Happy Holidays from Bovo-Tighe!

[caption id="attachment_1067" align="alignright" width="184"]Is that so? I see it differently. Is that so? I see it differently.[/caption] Unbiased opinions do not exist. As a leader, you seek objectivity in decision-making, but each person brings a stew of biases to every thought process. You can strive for objectivity by remaining vigilant against these internal biases, but they always impact your thinking. “Looking at the problem objectively” really means that you are looking at it from your perspective given what you know (or worse, assume) about the problem. Other team members will have other, reasonably objective perspectives that may not line up with yours. Controlling for bias is hard, not least because there could be 150 different biases at work (see a list of the 23 most common in this Strategy+Business article). How then, to achieve sound decisions that minimize the influence of everyone’s biases? Get professional help – from team members Your brain is a jumble of biases built on past experience or communal teachings. To keep these inherent biases from becoming a barrier to sound decision-making, you as a leader have to embed a habit within your team of having perspectives challenged. (I have always called this the “pursuit of truth,” which can also be defined as having a bias towards learning, and for challenging assumptions.)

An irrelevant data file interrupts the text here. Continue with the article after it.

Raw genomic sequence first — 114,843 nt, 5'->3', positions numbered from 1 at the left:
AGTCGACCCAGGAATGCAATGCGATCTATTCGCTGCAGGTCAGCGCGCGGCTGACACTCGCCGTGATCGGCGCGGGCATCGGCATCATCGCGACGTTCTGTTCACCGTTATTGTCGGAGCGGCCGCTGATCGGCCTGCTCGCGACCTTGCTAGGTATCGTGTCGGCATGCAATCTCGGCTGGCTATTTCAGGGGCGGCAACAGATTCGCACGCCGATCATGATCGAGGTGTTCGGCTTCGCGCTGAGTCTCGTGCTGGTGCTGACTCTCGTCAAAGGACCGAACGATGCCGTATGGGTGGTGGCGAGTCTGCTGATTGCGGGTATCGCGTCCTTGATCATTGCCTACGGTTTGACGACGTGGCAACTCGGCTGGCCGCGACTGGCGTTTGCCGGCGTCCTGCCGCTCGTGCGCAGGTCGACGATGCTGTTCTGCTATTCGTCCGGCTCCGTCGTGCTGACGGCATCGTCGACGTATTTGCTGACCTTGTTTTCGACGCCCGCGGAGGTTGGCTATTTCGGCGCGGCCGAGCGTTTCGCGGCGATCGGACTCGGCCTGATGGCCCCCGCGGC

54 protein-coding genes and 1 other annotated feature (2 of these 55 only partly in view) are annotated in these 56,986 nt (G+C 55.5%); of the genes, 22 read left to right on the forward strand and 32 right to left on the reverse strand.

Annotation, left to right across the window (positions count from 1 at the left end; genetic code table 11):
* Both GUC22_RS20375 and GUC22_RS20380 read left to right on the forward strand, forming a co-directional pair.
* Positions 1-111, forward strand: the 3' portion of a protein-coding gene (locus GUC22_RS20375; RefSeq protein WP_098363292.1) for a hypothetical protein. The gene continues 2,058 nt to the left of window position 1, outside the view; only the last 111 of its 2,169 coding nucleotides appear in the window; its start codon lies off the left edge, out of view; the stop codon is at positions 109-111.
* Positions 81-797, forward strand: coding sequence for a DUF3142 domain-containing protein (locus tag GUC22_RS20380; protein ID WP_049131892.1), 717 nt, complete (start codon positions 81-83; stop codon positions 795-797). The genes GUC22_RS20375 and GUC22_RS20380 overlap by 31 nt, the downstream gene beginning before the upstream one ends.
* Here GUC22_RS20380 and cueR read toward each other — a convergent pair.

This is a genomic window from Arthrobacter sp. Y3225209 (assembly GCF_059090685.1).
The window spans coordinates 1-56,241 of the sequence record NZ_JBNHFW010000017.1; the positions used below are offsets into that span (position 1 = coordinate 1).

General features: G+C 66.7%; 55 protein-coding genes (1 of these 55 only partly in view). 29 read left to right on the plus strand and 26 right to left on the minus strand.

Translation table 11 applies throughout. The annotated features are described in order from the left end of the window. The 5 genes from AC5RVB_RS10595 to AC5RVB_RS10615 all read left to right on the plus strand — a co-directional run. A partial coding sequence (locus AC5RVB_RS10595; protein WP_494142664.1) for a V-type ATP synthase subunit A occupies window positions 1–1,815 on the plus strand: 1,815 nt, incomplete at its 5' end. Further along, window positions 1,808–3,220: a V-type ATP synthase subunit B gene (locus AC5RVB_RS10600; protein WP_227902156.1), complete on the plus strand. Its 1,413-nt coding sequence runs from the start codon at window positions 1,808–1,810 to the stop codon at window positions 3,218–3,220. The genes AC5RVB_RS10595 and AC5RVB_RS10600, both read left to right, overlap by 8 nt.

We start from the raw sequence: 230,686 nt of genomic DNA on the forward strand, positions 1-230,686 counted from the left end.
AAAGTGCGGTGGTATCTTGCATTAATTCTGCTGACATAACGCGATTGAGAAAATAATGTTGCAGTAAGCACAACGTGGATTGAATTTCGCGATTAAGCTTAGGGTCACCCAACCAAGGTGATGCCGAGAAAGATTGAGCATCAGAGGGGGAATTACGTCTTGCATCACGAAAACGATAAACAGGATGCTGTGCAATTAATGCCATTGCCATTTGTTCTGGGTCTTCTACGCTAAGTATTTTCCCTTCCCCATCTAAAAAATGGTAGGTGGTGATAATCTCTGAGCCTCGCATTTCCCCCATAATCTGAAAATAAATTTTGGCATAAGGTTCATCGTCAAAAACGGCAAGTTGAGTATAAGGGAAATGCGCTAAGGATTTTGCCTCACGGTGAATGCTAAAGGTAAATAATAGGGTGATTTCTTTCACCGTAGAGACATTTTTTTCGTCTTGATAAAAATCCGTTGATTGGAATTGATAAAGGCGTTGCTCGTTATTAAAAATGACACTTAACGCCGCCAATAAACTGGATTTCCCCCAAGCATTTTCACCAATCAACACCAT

2014 is Done – Time to Kick-Start January

[caption id="attachment_1067" align="alignright" width="184"]Is that so? I see it differently. Is that so? I see it differently.[/caption] Unbiased opinions do not exist. As a leader, you seek objectivity in decision-making, but each person brings a stew of biases to every thought process. You can strive for objectivity by remaining vigilant against these internal biases, but they always impact your thinking. “Looking at the problem objectively” really means that you are looking at it from your perspective given what you know (or worse, assume) about the problem. Other team members will have other, reasonably objective perspectives that may not line up with yours. Controlling for bias is hard, not least because there could be 150 different biases at work (see a list of the 23 most common in this Strategy+Business article). How then, to achieve sound decisions that minimize the influence of everyone’s biases? Get professional help – from team members Your brain is a jumble of biases built on past experience or communal teachings. To keep these inherent biases from becoming a barrier to sound decision-making, you as a leader have to embed a habit within your team of having perspectives challenged. (I have always called this the “pursuit of truth,” which can also be defined as having a bias towards learning, and for challenging assumptions.)